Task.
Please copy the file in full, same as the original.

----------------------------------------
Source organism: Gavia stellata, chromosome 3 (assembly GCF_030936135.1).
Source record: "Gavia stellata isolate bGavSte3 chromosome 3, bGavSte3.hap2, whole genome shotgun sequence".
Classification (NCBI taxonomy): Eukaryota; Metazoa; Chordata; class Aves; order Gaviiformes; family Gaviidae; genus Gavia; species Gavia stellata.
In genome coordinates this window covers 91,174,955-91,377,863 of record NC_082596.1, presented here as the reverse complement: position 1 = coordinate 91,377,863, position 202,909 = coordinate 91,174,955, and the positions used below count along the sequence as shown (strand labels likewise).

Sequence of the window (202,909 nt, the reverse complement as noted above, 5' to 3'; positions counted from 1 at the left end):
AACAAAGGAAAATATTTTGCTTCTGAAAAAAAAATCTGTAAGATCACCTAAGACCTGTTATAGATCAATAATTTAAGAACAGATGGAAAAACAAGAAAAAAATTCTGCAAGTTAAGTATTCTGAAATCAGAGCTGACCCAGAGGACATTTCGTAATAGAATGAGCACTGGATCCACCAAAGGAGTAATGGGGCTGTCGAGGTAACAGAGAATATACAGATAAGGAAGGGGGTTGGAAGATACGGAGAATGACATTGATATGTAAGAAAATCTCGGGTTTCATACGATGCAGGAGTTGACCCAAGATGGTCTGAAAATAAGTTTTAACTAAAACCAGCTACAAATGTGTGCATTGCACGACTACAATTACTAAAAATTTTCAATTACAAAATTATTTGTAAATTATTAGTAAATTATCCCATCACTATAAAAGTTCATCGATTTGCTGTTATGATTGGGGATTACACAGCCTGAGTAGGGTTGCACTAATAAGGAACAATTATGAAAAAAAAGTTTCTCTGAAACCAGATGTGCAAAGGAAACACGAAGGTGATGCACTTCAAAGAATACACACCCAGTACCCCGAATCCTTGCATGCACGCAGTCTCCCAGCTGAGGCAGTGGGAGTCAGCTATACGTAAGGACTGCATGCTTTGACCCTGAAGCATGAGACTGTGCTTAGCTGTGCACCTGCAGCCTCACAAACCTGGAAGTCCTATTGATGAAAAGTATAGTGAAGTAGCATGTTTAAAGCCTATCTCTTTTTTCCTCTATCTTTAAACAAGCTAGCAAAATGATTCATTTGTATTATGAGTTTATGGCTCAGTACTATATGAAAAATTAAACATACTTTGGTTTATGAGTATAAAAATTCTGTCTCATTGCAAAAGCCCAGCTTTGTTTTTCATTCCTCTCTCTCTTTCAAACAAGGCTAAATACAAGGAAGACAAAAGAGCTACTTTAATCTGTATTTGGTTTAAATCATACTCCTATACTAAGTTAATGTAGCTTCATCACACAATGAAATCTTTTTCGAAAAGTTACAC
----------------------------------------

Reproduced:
Source organism: Gavia stellata, chromosome 3 (assembly GCF_030936135.1).
Source record: "Gavia stellata isolate bGavSte3 chromosome 3, bGavSte3.hap2, whole genome shotgun sequence".
Classification (NCBI taxonomy): Eukaryota; Metazoa; Chordata; class Aves; order Gaviiformes; family Gaviidae; genus Gavia; species Gavia stellata.
In genome coordinates this window covers 91,174,955-91,377,863 of record NC_082596.1, presented here as the reverse complement: position 1 = coordinate 91,377,863, position 202,909 = coordinate 91,174,955, and the positions used below count along the sequence as shown (strand labels likewise).

Sequence of the window (202,909 nt, the reverse complement as noted above, 5' to 3'; positions counted from 1 at the left end):
AACAAAGGAAAATATTTTGCTTCTGAAAAAAAAATCTGTAAGATCACCTAAGACCTGTTATAGATCAATAATTTAAGAACAGATGGAAAAACAAGAAAAAAATTCTGCAAGTTAAGTATTCTGAAATCAGAGCTGACCCAGAGGACATTTCGTAATAGAATGAGCACTGGATCCACCAAAGGAGTAATGGGGCTGTCGAGGTAACAGAGAATATACAGATAAGGAAGGGGGTTGGAAGATACGGAGAATGACATTGATATGTAAGAAAATCTCGGGTTTCATACGATGCAGGAGTTGACCCAAGATGGTCTGAAAATAAGTTTTAACTAAAACCAGCTACAAATGTGTGCATTGCACGACTACAATTACTAAAAATTTTCAATTACAAAATTATTTGTAAATTATTAGTAAATTATCCCATCACTATAAAAGTTCATCGATTTGCTGTTATGATTGGGGATTACACAGCCTGAGTAGGGTTGCACTAATAAGGAACAATTATGAAAAAAAAGTTTCTCTGAAACCAGATGTGCAAAGGAAACACGAAGGTGATGCACTTCAAAGAATACACACCCAGTACCCCGAATCCTTGCATGCACGCAGTCTCCCAGCTGAGGCAGTGGGAGTCAGCTATACGTAAGGACTGCATGCTTTGACCCTGAAGCATGAGACTGTGCTTAGCTGTGCACCTGCAGCCTCACAAACCTGGAAGTCCTATTGATGAAAAGTATAGTGAAGTAGCATGTTTAAAGCCTATCTCTTTTTTCCTCTATCTTTAAACAAGCTAGCAAAATGATTCATTTGTATTATGAGTTTATGGCTCAGTACTATATGAAAAATTAAACATACTTTGGTTTATGAGTATAAAAATTCTGTCTCATTGCAAAAGCCCAGCTTTGTTTTTCATTCCTCTCTCTCTTTCAAACAAGGCTAAATACAAGGAAGACAAAAGAGCTACTTTAATCTGTATTTGGTTTAAATCATACTCCTATACTAAGTTAATGTAGCTTCATCACACAATGAAATCTTTTTCGAAAAGTTACAC